Imaging Aztlan: Printmakers From Chicago’s Mexican
at Betty Rymer Gallery,
through January 31
By Bertha Husband
Reading curator Jose Andreu’s lengthy catalog essay for “Imaging Aztlan” reminded me of a question I’ve been asking myself a lot recently: why do we in Chicago overcontextualize when writing about Mexican art? Reviews and essays become long ruminations on Mexican politics and cultural history rather than discussions of the work on view. Perhaps this trend can be partly explained by a critical emphasis on cultural identity, a reaction against another trend, a move toward global cultural sameness. But the emphasis on identity can be reductive, pushing so-called minority artists into the cultural ghettos of exhibitions based solely on nation, race, or sex. The dominant culture is left in control of the universal, and everyone else is relegated to the particular. And “authenticity” is probably a concern of the market rather than a concern of the artist. As the Pakistani artist Rasheed Araaen has put it: “Why should one carry one’s own culture on one’s shoulder in order to be able to distinguish oneself? Why should the non-European artist alone be burdened with what seems to be an essentialism?”
For Mexican artists in the United States, the burden of cultural history seems to be particularly heavy, but it also seems that many choose to bear it with pride. The title of this exhibition points to two aspects of the “Mexican” identity. One is artistic: Mexico is known internationally for its printmakers–in addition to its muralists, of course. The other is political: the concept of “Aztlan” is crucial. Andreu describes Aztlan as “the indigenous name given to the North American midwest, the land north of modern-day Mexico, within whose legendary borders lies the City of Chicago.” He goes on to say, “It is from Aztlan that the Aztecs, one of the Nahuatlacos migratory tribes, migrated south and established Tenochtitlan, today called Mexico City. It is to Aztlan where the Mexican laborer returned.” Unlike other immigrants the Mexican is not really immigrating but coming home and can, in fact, lay claim not only to the U.S. southwest, which was part of Mexico until the mid-19th century, but to the midwest. From this point it’s only a short step to defining the Mexican community in the United States as an internal colony with nationalistic aspirations. Tradition and memory become essential to this collective identity. As Jean Genet said of the Palestinians, “What I saw at once was that every ‘nation,’ the better to justify its rebellion in the present, sought proof of its own singularity in the distant past.”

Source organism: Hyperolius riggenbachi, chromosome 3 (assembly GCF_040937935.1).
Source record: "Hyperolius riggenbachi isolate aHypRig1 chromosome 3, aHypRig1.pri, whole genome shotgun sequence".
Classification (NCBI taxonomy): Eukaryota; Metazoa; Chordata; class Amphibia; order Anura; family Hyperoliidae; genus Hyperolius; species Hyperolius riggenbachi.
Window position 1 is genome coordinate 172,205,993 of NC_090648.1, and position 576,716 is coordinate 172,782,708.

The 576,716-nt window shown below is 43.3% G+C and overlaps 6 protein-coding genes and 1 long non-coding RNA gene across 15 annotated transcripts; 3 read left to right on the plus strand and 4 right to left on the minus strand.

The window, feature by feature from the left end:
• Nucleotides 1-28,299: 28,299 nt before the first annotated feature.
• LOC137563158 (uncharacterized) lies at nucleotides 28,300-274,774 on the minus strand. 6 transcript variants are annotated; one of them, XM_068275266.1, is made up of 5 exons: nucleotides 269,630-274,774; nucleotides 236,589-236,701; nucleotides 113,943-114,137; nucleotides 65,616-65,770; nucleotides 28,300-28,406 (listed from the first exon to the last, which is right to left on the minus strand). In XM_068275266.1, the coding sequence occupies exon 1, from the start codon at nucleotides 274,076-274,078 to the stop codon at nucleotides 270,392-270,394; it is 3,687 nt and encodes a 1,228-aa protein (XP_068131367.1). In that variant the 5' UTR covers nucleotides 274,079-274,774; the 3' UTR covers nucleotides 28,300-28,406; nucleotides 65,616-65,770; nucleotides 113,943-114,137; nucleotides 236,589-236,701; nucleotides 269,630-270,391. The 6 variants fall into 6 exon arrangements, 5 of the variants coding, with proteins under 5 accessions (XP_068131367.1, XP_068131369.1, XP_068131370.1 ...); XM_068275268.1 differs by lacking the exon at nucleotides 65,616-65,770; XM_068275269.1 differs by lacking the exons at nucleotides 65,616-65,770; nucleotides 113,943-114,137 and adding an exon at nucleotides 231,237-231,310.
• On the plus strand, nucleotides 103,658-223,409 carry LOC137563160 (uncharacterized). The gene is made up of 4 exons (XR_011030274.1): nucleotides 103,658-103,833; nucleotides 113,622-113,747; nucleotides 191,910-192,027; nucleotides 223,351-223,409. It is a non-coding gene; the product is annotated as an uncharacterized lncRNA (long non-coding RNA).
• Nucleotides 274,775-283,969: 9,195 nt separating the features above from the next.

Andreu has assembled 33 very different artists spanning three generations in the service of this national remembering. But to what extent does his curatorial approach reflect the concerns of the individual artists? Andreu sets out to establish in the first two prints, executed in the 1940s and now in the Art Institute’s collection, what he sees as the art’s political and historical antecedents. The artists, Alfredo Zalce and Leopoldo Mendez, were founding members of the Taller de Grafica Popular (Popular Graphics Workshop) in Mexico City in 1937, and showed their work in Chicago in the 40s.
Zalce’s lithograph Incident of Forty-Two Migrant Mexican Workmen was inspired by a contemporary occurrence. Workers returning to Mexico from California after the harvest were sealed in the hold of a cargo ship for two weeks without food, enough air, or any light. The print depicts the terrible moment of their arrival in port, when the survivors were assisted from the ship. Many died, and many others lost their minds. If this print depicts a historical event witnessed by the artist, Mendez’s wood engraving That Which Must Not Come illustrates a political idea: resistance to fascism. The artist has portrayed himself lying facedown and drawing on a sheet of paper. Above and behind him, dominating much of the space, is a vast cross with the Mexican eagle hanging crucified, a shape resembling a swastika. A snake, which on the Mexican flag is being eaten by an eagle, here is grown huge and winds its tail around the eagle, while the rest of its body moves along the ground. The snake’s head is transformed into the Mexican god Quetzalcoatl, from whose wide-open mouth an army of Nazi soldiers are marching. Mendez suggests that national symbols can be used emotionally to unite a country–not only to resist an outside oppressor but also to install fascism, with its internal repression and empire building. The work can be read as a warning against the dangers of relying on flags and symbols, even though Mendez uses them himself. This is a beautifully rendered print, but its purpose was to make a clear statement about a particular time. An antifascist message in the 30s and 40s, it must now be seen as a historical document. No doubt the story it tells is obscure to today’s youth and nostalgic for the old: it’s a reminder of a time when political positions were simpler and clearer.